When we launched our Lofts, we launched them as “The End of the Hotel Room”, so we’ve always been looking for the many ways we could use our lofts, other than for just sleeping and staying the night. We feel that traditional hotel rooms are only used to put heads in beds, because the bed is the most dominant piece of furniture in the room. With us, it’s the kitchen table, allowing for a whole new array of opportunities.

During the pandemic alone, we’ve re-invented them as day-offices, meeting rooms, podcast studios, private restaurants with our local partners at The Foodhallen and Michelin star chef Joris Bijdendijk from restaurant RIJKS, and mini-theatres with partner De Parade.

Who was your Mentor?

Did the people going on this journey have a mentor – either a real person or a way of thinking?

Boon: At Sherlocked, we always start the design process with the space we’re going to design for. You could say that this space is our mentor, guiding the flow and content of the game. As a principle in our designs, the puzzles, the look and feel, and the storyline all need to be in line with each other and with the space. By doing this, we can create the right circumstances for you to fully immerse yourself in the space and the game, and forget about everything else.

To illustrate: imagine for example that you play an adventure about a 17th-century salesman, and suddenly he uses modern street language in one of his letters, or you have to use modern electronics to open his chest. That would make you think ‘huh?’, and take you right out of the fiction and immersion of the moment. By taking the space as a starting point, building story and puzzles from there, and integrating all three with each other, we prevent the ‘huh?’ moment that breaks the fiction and flow.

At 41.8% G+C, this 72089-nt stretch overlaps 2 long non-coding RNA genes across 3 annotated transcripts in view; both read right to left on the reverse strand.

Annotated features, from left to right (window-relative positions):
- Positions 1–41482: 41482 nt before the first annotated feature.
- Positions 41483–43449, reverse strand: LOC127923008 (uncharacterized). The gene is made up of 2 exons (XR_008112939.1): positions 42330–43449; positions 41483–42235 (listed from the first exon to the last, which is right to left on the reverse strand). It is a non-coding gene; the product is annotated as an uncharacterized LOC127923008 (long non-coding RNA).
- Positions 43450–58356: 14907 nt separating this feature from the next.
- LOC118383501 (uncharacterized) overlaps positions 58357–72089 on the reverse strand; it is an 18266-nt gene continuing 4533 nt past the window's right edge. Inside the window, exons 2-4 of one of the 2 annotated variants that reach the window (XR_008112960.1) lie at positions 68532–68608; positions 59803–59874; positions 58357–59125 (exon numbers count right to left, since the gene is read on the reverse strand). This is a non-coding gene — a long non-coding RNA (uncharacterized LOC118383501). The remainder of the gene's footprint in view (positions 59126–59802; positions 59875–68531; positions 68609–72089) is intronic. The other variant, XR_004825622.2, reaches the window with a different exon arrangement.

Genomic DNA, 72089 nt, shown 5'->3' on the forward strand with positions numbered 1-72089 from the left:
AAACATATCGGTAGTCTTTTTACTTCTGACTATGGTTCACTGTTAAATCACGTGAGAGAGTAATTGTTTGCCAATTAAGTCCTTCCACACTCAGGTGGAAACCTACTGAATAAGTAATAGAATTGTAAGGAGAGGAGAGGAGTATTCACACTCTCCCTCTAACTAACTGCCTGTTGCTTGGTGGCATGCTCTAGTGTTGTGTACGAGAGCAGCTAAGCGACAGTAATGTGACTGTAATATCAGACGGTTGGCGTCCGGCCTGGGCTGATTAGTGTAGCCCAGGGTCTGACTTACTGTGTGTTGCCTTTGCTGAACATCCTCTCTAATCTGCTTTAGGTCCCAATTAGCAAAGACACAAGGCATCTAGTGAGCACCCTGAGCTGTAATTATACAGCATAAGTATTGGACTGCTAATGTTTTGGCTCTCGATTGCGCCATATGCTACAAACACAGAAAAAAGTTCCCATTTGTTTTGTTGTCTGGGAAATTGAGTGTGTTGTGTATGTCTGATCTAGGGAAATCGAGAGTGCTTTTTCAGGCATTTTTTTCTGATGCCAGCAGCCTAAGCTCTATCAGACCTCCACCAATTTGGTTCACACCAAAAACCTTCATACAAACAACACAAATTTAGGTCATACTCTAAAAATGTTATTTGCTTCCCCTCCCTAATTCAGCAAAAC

At Zoku, there’s a naturally relaxed and playful vibe. The room also has a beautiful combo of Japanese and Scandinavian design, making great use of the space available by, for example, using a sliding staircase to get to your bed, or a washing line that’s almost invisibly integrated with the bathroom design. It’s also a space to relax and work, which made it important to not introduce distractions that might interfere with that during the rest of people’s stay. This offered us an interesting playground and design challenge.

Why did you at first refuse the Call?

Photo courtesy of Sherlocked

Why didn’t you action this before?

Donders: Zoku had toyed with the idea for an Escape Loft before, but we are such a small team we never had the time, nor the space, to answer that call. Zoku Amsterdam ran on extremely high occupancy before the pandemic (between 95 and 100%), making it almost impossible to set up a project team and block test Lofts for a new idea like this.

We’d admired Sherlocked and their knack for making beautiful, playful experiences for a while and knew we’d love to work with them, but we wanted to have enough time to do it properly. As a young and growing company you sometimes have to put great ideas on the back burner and focus on growth, which is what we did. But you could say the pandemic allowed for a whole new stream of creativity and playfulness within our company and Sherlocked has been so inspiring to work with, this tastes like more!

What was the Inciting Incident?

Photo courtesy of Sherlocked

What changed?

Boon: I’ve always been a big fan of Zoku. Its such a peaceful, loving place to be. As companies, we’d been admiring each other for a long time without knowing it. Our brand values match very well: beautiful aestethics, suprise and delight, going the extra mile… We both value the experience of staying with us a lot. How spaces make you feel, that you go home almost a new version of yourself for experiencing what we have to offer. When Covid hit, it was hard for both our companies. Zoku saw its booking rate drop and Sherlocked had to close for months.